Braille Book Review

May-June 1999
Books for Children--Nonfiction

Books listed in this issue of Braille Book Review were recently sent to cooperating libraries. The complete collection contains books by many authors on fiction and nonfiction subjects, including animals, geography, nature, mystery, sports, and others. Contact your cooperating library to learn more about the wide range of books available in the collection.

To order books, contact your cooperating library.

The Sea King's Daughter: A Russian Legend BR 11043
retold by Aaron Shepard
1 volume
Young Sadko is a poor man who loves his Russian city of Novgorod the Great and his life as a musician. But he longs for a woman's love and companionship. One day the Sea King rises from the river to offer him riches and a beautiful wife if Sadko will give up his beloved home and live under the sea. PRINT/BRAILLE. For grades 2-4. 1997.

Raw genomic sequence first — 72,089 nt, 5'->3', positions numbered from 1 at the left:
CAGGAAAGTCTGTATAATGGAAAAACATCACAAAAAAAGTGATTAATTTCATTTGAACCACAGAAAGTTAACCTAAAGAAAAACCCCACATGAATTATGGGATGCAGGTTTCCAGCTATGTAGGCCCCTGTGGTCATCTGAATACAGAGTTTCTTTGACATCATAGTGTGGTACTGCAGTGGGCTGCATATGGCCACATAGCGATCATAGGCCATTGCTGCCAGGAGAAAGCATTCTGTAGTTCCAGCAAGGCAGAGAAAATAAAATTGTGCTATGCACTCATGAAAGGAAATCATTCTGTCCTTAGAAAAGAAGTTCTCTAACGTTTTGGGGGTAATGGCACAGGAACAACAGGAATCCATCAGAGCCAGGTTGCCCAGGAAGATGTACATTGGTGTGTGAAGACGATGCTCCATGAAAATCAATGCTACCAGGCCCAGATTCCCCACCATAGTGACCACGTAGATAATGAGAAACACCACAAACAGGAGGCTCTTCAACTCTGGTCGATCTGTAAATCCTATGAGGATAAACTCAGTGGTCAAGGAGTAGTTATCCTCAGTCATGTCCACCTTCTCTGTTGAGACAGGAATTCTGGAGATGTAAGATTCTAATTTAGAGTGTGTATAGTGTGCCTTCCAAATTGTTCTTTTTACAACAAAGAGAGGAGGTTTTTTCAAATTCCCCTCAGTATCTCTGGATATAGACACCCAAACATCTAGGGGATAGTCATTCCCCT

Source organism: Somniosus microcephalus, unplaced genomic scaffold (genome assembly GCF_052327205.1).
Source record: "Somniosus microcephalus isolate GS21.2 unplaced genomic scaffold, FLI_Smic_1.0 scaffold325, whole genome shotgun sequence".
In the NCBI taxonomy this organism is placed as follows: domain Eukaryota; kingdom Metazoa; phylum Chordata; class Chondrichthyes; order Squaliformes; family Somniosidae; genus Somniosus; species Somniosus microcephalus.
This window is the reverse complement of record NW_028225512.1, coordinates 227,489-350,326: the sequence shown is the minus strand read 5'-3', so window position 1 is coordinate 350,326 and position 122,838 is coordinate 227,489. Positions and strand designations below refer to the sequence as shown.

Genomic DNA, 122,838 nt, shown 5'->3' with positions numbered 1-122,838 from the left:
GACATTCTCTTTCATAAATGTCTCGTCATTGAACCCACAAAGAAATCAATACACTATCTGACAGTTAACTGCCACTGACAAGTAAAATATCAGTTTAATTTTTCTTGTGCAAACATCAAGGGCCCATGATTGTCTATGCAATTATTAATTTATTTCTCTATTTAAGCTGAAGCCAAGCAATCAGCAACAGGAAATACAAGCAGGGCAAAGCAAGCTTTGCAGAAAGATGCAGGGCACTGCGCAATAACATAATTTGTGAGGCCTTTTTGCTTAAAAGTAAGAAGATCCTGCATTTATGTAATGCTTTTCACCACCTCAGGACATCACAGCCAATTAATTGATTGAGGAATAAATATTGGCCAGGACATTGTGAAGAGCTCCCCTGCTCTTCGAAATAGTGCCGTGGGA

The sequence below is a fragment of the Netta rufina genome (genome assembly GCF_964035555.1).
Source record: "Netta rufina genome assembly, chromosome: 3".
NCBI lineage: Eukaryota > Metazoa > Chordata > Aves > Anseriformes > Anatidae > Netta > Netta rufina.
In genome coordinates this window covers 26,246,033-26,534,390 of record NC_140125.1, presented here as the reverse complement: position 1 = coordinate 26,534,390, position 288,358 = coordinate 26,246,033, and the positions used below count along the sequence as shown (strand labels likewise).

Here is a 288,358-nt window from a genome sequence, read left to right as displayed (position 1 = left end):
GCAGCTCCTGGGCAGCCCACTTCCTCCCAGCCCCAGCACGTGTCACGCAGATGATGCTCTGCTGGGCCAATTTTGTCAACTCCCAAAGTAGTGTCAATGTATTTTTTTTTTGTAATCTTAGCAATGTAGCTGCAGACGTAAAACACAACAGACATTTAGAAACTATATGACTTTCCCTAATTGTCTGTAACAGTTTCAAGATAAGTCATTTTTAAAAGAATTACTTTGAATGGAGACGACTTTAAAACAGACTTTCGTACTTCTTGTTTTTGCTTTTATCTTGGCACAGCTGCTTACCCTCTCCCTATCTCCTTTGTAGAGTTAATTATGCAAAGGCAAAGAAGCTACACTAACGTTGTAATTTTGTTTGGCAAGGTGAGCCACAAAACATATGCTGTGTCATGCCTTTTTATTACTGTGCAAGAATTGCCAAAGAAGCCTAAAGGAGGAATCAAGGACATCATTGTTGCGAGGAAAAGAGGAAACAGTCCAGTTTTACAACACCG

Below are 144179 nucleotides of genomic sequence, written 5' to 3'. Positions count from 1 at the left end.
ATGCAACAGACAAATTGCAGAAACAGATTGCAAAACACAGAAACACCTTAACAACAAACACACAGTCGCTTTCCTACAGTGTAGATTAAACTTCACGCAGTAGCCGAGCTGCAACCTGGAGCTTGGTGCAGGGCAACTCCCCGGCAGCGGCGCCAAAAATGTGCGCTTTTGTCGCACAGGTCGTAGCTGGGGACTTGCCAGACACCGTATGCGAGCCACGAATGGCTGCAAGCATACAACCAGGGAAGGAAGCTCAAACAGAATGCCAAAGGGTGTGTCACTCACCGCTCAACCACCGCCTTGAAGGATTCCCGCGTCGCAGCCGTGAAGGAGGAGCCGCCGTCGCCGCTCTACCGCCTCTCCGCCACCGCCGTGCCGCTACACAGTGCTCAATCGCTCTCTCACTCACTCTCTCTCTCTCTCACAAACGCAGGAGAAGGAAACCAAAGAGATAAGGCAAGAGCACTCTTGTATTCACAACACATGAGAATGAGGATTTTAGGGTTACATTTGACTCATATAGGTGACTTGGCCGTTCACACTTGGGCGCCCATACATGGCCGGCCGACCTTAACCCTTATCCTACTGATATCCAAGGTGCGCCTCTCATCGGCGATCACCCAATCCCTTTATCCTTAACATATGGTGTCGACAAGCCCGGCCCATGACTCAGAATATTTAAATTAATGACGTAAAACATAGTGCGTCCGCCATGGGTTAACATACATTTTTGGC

Joseph BR 11047
by Brian Wildsmith
1 volume
Retells the Old Testament story of Joseph and his brothers. Because his father favors Joseph with a beautiful multicolored coat, Joseph's brothers become jealous and sell Joseph into Egyptian slavery. Years later, Joseph has a chance to teach his brothers lessons about love and kindness. PRINT/BRAILLE. For grades K-3 and older readers. 1997.

Boy: Tales of Childhood BR 11563
by Roald Dahl
1 volume
The esteemed novelist, short story writer, and author of children's books presents vignettes from his childhood. "Some are funny. Some are painful. Some are unpleasant. . . . All are true." For grades 6-9 and older readers. 1984.

I Was Born a Slave: The Story of Harriet Jacobs BR 11574
by Jennifer Fleischner